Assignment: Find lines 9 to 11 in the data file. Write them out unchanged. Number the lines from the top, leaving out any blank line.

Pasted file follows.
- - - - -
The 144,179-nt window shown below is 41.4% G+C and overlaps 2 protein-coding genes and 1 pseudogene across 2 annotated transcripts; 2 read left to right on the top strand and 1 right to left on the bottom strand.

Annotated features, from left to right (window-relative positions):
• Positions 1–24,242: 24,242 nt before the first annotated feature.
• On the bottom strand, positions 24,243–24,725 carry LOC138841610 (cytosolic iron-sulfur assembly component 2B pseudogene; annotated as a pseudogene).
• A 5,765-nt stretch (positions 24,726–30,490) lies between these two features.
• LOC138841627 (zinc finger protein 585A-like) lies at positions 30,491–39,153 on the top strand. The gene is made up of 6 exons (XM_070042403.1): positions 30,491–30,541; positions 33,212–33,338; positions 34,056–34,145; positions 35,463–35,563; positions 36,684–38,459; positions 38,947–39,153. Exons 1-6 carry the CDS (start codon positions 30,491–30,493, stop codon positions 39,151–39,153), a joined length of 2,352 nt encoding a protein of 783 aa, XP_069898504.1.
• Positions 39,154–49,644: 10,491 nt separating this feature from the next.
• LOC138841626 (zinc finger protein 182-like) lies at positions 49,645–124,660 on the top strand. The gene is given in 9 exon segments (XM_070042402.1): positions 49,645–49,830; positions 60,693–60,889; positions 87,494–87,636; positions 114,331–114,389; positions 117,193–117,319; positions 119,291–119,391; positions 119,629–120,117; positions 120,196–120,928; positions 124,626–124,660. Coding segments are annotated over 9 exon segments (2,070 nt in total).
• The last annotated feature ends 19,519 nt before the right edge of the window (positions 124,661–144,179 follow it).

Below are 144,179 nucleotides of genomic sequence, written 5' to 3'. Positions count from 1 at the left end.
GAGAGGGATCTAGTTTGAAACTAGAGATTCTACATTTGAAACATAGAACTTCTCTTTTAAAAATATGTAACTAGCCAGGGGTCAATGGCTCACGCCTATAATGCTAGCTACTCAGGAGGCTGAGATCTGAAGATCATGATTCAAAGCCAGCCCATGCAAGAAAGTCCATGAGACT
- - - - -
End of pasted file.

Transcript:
• The last annotated feature ends 19,519 nt before the right edge of the window (positions 124,661–144,179 follow it).

Below are 144,179 nucleotides of genomic sequence, written 5' to 3'. Positions count from 1 at the left end.
GAGAGGGATCTAGTTTGAAACTAGAGATTCTACATTTGAAACATAGAACTTCTCTTTTAAAAATATGTAACTAGCCAGGGGTCAATGGCTCACGCCTATAATGCTAGCTACTCAGGAGGCTGAGATCTGAAGATCATGATTCAAAGCCAGCCCATGCAAGAAAGTCCATGAGACT